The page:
The United States, Japan, NATO and other U.S. allies on Monday took a coordinated action to condemn Beijing over cyberattacks allegedly involving state-linked actors, a move that could add further tension to an increasing U.S.-China rivalry.
The United States also blamed China's Ministry of State Security for its role in a massive compromising of Microsoft Corp.'s Exchange Server email software, whose vulnerabilities were disclosed in March, saying it was conducted by "contract hackers" affiliated with the Chinese intelligence agency.
"The United States and countries around the world are holding the People's Republic of China accountable for its pattern of irresponsible, disruptive, and destabilizing behavior in cyberspace, which poses a major threat to our economic and national security," Secretary of State Antony Blinken said in a statement.
British Foreign Secretary Dominic Raab said the cyberattack on Microsoft Exchange Server by Chinese state-backed groups was "a reckless but familiar pattern of behavior" and demanded that the Chinese government end "this systematic cyber sabotage."
Japan said it "strongly supports" the statements by the United States, Britain and other countries, which "express the determination to uphold the rules-based international order in cyberspace."
"Malicious cyber activities that could potentially undermine the foundation of democracy embodied by free, fair and secure cyberspace cannot be condoned," Foreign Press Secretary Tomoyuki Yoshida said in a statement, adding Japan "firmly condemns and will take strict measures against these activities."
According to a senior U.S. government official, an unprecedented group of allies and partners joins the United States in exposing and criticizing China's malicious cyber activities, including Japan, the North Atlantic Treaty Organization, the European Union, Australia, Britain, Canada and New Zealand.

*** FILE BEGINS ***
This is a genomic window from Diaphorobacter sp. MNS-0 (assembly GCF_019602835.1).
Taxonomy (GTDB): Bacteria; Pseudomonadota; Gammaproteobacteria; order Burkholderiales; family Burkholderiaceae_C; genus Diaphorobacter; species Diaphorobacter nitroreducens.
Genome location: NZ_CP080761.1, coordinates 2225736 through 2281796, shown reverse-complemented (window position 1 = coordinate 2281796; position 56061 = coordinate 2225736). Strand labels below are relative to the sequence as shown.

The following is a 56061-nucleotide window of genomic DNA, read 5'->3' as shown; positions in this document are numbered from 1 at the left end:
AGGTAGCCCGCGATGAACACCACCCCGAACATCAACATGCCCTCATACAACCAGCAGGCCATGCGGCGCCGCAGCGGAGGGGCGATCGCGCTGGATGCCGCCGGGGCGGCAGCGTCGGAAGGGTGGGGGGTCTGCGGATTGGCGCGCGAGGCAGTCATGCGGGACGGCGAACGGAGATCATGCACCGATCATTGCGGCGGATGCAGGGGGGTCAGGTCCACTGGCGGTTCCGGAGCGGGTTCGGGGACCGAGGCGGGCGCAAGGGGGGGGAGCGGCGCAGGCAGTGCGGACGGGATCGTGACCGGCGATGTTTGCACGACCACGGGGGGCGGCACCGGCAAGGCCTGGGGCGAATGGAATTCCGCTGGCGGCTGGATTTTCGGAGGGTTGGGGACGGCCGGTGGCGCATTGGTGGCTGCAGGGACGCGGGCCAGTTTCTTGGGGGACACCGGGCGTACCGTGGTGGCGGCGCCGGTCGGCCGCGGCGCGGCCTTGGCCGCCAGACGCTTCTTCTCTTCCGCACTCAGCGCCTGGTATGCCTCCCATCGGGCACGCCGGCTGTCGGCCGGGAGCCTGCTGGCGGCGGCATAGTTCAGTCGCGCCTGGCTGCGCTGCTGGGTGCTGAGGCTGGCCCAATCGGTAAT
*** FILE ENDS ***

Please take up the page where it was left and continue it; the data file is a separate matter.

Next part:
In its statement, the 30-member NATO said, "We call on all states, including China, to uphold their international commitments and obligations and to act responsibly in the international system, including in cyberspace."
It is the first time that NATO has condemned Beijing's cyber activities, according to the U.S. official.
The move can be seen as the latest effort by President Joe Biden's administration to work with U.S. allies and like-minded countries to counter China's assertiveness and other behavior that concerns them.
According to the U.S. government, China's Ministry of State Security uses contract hackers to conduct cyber operations globally, including criminal activities such as cyber-enabled extortion and theft from victims.
"The PRC's Ministry of State Security has fostered an ecosystem of criminal contract hackers who carry out both state-sponsored activities and cybercrime for their own financial gain," Blinken said, referring to the acronym of China's official name.
Australia, which along with Britain, Canada, New Zealand and the United States form the so-called Five Eyes intelligence-sharing alliance, said it is seriously concerned about reports on contract hackers who have carried out intellectual property theft for personal gain and to provide commercial advantage to the Chinese government.
The senior U.S. official said the United States and its allies are making it clear to China that malicious cyber activities will only unite targeted countries around the world to call them out and promote network defense and cybersecurity.
In some cases, there have been reports that the Chinese government-affiliated cyber operators have conducted ransomware operations against private companies that have included ransom demands of millions of dollars, according to the U.S. government.
Beijing's "unwillingness to address criminal activity by contract hackers harms governments, businesses, and critical infrastructure operators through billions of dollars in lost intellectual property, proprietary information, ransom payments, and mitigation efforts," it said.